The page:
Police Abuse

The Officer Who Killed Tamir Rice Found a Police Chief Willing to Hire Him

It's hard to get rid of bad cops, especially when there are leaders willing to excuse deadly incompetence as an innocent mistake.


Tamir Rice
Tamir Rice family photo

If you're feeling like a new era of police accountability is coming after Friday's murder conviction for the Chicago cop Jason Van Dyke, a police chief in Ohio is here to set you straight.

That same day Van Dyke was convicted, Bellaire Police Chief Richard Flanagan announced that he had hired Timothy Loehmann for his force. Loehmann is the officer who shot and killed Tamir Rice, a 12-year-old boy, in Cleveland in 2014 just seconds after arriving on the scene. Rice was holding a fake gun, but police said they were unaware that the weapon was not real, even though the person who called 911 in the first place said it might be a replica.

A grand jury declined to charge Loehmann for Rice's death. To be clear, that was after the county prosecutor actively discouraged charges in the case. Voters subsequently bounced him out of office in 2016.

The fact that the prosecutor stacked the deck against justice doesn't seem to bother Flanagan. He told the Times Leader that since Loehmann was never charged, he was "cleared of any and all wrongdoing" and should get another chance.

But even if one were to forgive Loehmann's behavior (and not think it's grotesque that Rice doesn't get a second chance to learn why it may be better not to play with fake guns in a public park), Flanagan's decision ignores the reality of why Loehmann was job hunting in the first place. Even though Loehmann wasn't charged with a crime for killing Rice, he was still fired from the Cleveland Police Department. That's because he had concealed the fact that he had previously resigned from the police department from Independence, Ohio, rather than be fired for his terrible performance record and was deemed "unfit for duty." Before that he had failed a police exam in another Ohio city, Maple Heights.

There is ample evidence that Loehmann does not have the temperament to be a police officer, and Flanagan's rather blasé attitude about hiring him (he complains that it's not fair for people to "crucify" him for killing Rice) has left some citizens horrified.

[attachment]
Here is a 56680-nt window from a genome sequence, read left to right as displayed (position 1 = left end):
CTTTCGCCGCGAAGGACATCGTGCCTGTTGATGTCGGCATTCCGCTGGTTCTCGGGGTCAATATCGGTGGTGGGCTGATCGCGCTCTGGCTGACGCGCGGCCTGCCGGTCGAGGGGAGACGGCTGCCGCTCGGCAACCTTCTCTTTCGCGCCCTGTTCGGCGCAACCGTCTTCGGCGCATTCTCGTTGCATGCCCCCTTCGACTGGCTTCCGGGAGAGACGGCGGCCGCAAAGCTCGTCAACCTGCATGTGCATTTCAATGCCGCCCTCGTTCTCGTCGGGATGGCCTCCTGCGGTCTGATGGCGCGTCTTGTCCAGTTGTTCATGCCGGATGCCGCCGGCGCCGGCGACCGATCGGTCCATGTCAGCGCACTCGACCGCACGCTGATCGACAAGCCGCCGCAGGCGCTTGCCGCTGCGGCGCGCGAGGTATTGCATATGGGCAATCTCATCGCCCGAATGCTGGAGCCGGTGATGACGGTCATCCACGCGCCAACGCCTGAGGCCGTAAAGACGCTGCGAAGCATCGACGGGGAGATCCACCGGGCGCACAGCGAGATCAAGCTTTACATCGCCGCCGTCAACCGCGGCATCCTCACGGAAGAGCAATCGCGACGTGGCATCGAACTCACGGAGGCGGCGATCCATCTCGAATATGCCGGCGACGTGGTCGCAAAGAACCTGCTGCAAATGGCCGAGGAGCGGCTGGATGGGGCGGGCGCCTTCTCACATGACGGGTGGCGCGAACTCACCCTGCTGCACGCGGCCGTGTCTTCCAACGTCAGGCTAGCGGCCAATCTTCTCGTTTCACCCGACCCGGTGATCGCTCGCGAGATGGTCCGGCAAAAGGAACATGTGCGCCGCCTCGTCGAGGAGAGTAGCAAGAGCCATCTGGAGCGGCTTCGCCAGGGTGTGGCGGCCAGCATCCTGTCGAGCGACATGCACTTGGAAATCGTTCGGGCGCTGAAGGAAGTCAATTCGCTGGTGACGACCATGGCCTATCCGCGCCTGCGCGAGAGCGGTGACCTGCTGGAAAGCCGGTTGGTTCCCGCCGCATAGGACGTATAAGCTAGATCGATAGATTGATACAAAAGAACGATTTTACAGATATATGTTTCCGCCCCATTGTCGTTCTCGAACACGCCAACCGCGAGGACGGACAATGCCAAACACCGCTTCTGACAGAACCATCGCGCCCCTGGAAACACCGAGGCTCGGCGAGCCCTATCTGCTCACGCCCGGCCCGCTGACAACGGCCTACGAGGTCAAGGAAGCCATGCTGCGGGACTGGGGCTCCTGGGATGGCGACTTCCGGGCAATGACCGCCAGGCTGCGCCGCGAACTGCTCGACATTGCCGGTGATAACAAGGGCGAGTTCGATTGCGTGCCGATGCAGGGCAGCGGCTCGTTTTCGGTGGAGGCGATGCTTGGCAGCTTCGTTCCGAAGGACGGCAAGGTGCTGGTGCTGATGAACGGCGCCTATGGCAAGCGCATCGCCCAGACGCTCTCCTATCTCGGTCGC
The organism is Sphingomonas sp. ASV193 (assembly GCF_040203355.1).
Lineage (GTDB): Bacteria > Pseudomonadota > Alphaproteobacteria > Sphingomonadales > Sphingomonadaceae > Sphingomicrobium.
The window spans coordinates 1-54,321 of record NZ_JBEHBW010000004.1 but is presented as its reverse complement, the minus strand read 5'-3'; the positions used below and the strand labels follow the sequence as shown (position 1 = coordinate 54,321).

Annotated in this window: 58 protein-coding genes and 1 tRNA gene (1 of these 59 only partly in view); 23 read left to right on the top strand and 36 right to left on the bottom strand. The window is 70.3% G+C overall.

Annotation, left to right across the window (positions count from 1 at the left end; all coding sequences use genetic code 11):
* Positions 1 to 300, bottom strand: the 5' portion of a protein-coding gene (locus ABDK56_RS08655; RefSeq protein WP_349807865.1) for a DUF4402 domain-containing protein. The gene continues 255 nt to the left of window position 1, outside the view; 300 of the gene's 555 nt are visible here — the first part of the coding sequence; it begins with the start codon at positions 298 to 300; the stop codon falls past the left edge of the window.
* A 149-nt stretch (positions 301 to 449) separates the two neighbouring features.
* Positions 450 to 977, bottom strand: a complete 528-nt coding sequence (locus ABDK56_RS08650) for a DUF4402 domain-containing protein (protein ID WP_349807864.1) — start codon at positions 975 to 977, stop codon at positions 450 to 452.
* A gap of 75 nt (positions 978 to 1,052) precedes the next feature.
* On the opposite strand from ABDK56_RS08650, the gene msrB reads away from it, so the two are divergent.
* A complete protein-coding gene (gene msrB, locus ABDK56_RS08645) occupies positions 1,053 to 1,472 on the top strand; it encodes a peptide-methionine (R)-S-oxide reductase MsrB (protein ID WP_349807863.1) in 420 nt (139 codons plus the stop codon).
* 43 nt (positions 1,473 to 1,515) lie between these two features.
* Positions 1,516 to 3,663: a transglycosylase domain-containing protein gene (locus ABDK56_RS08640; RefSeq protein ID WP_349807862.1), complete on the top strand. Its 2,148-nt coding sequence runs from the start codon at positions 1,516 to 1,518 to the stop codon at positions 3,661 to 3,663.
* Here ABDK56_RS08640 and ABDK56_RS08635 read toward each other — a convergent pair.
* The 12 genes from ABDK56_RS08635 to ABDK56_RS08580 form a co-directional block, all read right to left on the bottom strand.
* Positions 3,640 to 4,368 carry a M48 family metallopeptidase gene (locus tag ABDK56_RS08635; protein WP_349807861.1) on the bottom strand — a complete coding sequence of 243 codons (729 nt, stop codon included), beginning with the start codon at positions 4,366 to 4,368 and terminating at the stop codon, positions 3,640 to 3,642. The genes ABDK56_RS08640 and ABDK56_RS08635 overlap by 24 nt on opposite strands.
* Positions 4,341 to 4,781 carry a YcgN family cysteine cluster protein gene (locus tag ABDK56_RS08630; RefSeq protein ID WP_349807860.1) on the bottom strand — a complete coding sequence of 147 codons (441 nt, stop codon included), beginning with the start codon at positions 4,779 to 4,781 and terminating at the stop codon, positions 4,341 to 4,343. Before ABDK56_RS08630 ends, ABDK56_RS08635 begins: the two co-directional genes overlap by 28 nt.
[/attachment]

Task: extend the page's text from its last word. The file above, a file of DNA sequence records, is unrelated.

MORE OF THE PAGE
This isn't Flanagan's only questionable hire. The chief has also just hired Eric Smith as a part-time officer. Smith is the suspended police chief of the small village of Bethesda, Ohio; the state is currently investigating him over accusations that he misused a police database to dig up information on people for personal use.

To judge from the Times Leader's reporting, Flanagan seems to have more doubts about hiring Smith than hiring Loehmann. He tells the paper that Smith will not be permitted to use the police computers in Bellaire.

That anybody would even consider giving Loehmann a badge again just highlights how difficult it is to get rid of bad cops. Anthony Fisher noted back in 2016 that Loehmann had avoided decertification by quitting his job in Independence rather than getting fired, and that this had put him in a position where he could essentially attempt to pretend that he wasn't a problem cop.

An additional point of discomfort here: Often communities don't know about an officer's bad record, because some states seal this information from the public. In California, the state is finally breaking down a decades-old legally enforced practice of keeping records of police misconduct and bad behavior away from the public's eyes, and even out of the hands of prosecutors and defense attorneys when dealing with officers who are testifying in court. Here, though, Flanagan knows full well about Loehmann's background.

And yet Flanagan hired him anyway. All the transparency in the world doesn't help when the people who are supposed to hold police accountable do not. It will probably be up to the citizens of Bellaire to try to hold Flanagan responsible for his reckless hires.

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  1. Richard Flanagan . . . not just a cop, but a cop succor.

    1. Cop succor? I don’t think that’s the word you are looking for.

      1. Not if he was using the verb form. E.g:

        succor; verb: give assistance or aid to.

        1. Bingo!

          Fun fact: That term was censored by the Volokh Conspiracy a few years ago.

  2. So when Loehmann continues being the bad cop that he is and does whatever it is he’s going to do to cost the taxpayers of Bellaire a big bag of money, will Flanagan be held personally liable for the reckless endangerment?